Child abuse declined nationally in the United States in 2008 compared to 2007, according to a new report by the Crimes against Children Research Center at the University of New Hampshire. Sexual abuse declined 6 percent, physical abuse 3 percent and neglect 2 percent.
The report also found that child maltreatment fatalities stayed stable from 2007 to 2008. These trends are noteworthy, according to the report's authors, because 2008 marked the first full year of the current recession, and economic downturns are generally thought to be associated with increased family stress and child maltreatment.
"This is good news, but we need to be very cautious," said lead author David Finkelhor, director of the center and professor of sociology. "It could be that discouragement and despair in families about their deteriorating economic situation take longer than a year to show their effects."
On the other hand, the report notes, the recent declines represent a continuation of a large downward trend for physical and sexual abuse that is now over 15 years in length.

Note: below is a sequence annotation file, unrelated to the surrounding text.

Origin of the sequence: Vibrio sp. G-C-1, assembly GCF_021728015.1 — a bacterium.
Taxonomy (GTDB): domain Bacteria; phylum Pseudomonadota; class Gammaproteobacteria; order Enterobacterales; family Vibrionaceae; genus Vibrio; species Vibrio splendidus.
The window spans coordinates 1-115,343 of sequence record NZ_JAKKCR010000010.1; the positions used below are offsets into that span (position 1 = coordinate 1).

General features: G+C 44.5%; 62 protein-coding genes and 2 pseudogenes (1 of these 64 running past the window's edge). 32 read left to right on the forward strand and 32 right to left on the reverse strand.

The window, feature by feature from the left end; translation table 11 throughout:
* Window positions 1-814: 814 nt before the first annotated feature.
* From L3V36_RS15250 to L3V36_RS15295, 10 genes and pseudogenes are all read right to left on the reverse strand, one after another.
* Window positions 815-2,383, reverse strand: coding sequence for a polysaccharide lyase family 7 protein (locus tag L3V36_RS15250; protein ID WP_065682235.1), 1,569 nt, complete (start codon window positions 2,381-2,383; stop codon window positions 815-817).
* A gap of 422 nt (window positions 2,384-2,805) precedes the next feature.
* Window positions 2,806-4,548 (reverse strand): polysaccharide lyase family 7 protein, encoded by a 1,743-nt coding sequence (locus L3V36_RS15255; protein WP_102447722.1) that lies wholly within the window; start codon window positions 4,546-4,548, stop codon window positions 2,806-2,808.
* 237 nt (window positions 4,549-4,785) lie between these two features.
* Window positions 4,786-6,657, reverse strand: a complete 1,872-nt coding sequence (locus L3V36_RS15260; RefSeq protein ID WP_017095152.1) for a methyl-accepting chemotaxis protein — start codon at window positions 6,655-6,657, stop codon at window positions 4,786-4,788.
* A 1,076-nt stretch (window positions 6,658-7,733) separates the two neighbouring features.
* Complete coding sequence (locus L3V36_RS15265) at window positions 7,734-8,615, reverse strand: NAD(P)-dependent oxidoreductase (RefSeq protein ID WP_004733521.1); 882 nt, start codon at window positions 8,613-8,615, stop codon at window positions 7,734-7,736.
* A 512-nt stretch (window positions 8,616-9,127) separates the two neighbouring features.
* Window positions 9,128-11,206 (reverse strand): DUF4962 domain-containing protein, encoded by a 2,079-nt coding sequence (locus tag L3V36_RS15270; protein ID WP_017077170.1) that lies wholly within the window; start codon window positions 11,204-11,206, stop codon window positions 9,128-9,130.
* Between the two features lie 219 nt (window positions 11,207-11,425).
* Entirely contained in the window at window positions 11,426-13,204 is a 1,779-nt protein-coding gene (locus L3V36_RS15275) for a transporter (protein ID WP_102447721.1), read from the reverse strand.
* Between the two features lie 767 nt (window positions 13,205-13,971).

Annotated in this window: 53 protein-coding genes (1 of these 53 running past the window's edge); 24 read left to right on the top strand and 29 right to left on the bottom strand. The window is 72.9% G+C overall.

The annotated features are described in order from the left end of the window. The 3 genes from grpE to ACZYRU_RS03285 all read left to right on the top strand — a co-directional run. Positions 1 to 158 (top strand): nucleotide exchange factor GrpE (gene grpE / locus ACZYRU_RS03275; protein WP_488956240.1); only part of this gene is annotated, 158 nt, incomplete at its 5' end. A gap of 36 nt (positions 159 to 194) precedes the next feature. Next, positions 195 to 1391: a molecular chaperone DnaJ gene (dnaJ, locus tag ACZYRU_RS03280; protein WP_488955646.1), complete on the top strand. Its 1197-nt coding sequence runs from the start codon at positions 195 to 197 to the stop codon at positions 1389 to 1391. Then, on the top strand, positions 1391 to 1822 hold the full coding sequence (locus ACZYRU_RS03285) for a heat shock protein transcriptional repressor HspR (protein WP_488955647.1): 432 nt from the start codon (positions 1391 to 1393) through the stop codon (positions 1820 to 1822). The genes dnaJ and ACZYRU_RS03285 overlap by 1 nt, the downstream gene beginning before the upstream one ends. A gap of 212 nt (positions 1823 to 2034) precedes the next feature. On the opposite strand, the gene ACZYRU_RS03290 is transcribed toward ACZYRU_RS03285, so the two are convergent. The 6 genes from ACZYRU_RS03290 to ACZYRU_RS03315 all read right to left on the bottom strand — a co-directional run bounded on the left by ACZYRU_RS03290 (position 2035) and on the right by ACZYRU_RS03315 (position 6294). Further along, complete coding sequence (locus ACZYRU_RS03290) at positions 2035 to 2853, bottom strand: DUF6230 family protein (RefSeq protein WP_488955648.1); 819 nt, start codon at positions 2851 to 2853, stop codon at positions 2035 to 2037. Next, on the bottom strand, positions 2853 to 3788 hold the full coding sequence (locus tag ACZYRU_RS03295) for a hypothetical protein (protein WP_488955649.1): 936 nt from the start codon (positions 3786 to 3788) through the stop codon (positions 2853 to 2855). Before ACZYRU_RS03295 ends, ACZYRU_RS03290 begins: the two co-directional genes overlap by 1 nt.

"The long-improvement for sexual and physical abuse may be related to a generation-long effort to educate and respond more effectively and aggressively to the problem," Finkelhor said. "If successful prevention efforts are behind the declines, then the improvements may persist even in the face of social stressors like the recession."
The report was based on an analysis of data on substantiated child maltreatment cases submitted by state child protection agencies to the federal government.
Individual states may have trends quite different from the national trends, especially in the short run. For example, in New Hampshire, physical abuse was up 6 percent in 2008 over 2007 and neglect was up 35 percent, while sexual abuse declined 10 percent. Over the longer span, however, most states, including New Hampshire, show the nationally noted decline in physical and sexual abuse.
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